QUIP 12 | The Qt Community Code of Conduct
|Title:||The Qt Community Code of Conduct|
|Author:||Ulf Hermann, Riitta-Leena Miettinen|
The following text has been adapted from the KDE Community Code of Conduct available at .
In the Qt community, participants from all over the world come together to create Free Software. This is made possible by the support, hard work, and enthusiasm of Qt contributors and users.
This document offers some guidance to ensure participants in the Qt Project can cooperate effectively in a positive and inspiring atmosphere. It explains how together we can strengthen and support each other.
This Code of Conduct is shared by all contributors and users who engage with the Qt project and its community services.
This Code of Conduct presents a summary of the shared values and “common sense” thinking in our community. The basic social ingredients that hold our project together include:
- mutual support
Those who participate in the Qt project do so in various ways. Most do so in at least one of these roles:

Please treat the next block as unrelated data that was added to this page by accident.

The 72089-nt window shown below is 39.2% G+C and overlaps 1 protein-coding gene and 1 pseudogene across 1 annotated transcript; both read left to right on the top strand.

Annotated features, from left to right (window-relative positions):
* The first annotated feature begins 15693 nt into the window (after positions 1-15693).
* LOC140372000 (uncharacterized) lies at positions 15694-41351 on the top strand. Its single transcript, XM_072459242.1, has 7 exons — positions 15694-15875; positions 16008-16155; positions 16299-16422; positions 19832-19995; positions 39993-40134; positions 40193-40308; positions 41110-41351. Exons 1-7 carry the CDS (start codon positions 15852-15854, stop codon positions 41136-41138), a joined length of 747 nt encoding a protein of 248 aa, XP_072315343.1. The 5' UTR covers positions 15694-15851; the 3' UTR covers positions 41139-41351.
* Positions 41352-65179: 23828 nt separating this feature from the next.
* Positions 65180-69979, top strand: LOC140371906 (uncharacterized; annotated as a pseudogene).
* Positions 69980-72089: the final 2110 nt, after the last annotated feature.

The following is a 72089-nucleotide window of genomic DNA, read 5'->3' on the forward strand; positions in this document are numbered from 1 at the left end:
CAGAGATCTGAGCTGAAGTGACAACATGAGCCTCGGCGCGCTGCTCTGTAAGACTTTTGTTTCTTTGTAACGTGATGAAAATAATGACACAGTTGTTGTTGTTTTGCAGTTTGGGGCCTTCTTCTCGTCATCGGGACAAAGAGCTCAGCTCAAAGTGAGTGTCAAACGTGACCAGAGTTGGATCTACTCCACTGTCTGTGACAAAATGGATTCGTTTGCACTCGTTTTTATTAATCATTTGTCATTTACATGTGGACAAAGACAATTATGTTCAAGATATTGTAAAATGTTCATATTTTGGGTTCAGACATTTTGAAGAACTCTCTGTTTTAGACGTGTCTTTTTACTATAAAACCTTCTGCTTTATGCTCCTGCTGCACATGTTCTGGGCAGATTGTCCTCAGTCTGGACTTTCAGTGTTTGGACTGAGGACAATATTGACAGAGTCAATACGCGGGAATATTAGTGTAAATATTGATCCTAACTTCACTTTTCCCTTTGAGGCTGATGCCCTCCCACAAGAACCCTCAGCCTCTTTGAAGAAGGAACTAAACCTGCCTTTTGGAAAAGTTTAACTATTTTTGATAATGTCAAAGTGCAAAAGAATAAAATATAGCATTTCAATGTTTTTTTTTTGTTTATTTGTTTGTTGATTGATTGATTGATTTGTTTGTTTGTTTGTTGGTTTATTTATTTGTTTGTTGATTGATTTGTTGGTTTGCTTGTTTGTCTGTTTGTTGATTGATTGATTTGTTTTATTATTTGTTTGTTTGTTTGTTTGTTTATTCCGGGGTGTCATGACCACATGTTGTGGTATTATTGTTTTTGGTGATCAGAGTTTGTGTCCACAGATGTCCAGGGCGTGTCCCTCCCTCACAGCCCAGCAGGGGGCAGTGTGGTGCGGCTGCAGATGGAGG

- Contributors add value to the project through improving Qt software and its services.
- Users add value to the project through their support as consumers of Qt software.
This Code of Conduct reflects the agreed standards of behavior for members of the Qt community, in any forum, mailing list, wiki, web site, IRC channel, public meeting or private correspondence within the context of the Qt Project and its services. The community acts according to the standards written down in this Code of Conduct and will defend these standards for the benefit of the community. Leaders of any group, such as moderators of mailing lists, IRC channels, forums, etc., should exercise the right to suspend access to any person who persistently breaks our shared Code of Conduct.
Your actions and work will affect and be used by other people, while you in turn will depend on the work and actions of others. Any decision you make will impact other community members. We expect you to take those consequences into account.
As a contributor, ensure that you give full credit for the work of others and bear in mind how your contributions affect others. It is also expected that you try to follow the development schedule and guidelines.
As a user, remember that contributors work hard on their part of Qt and take great pride in it. If you are frustrated, try to keep a level head. Your problems are more likely to be resolved if you can give accurate and well-mannered information to all concerned.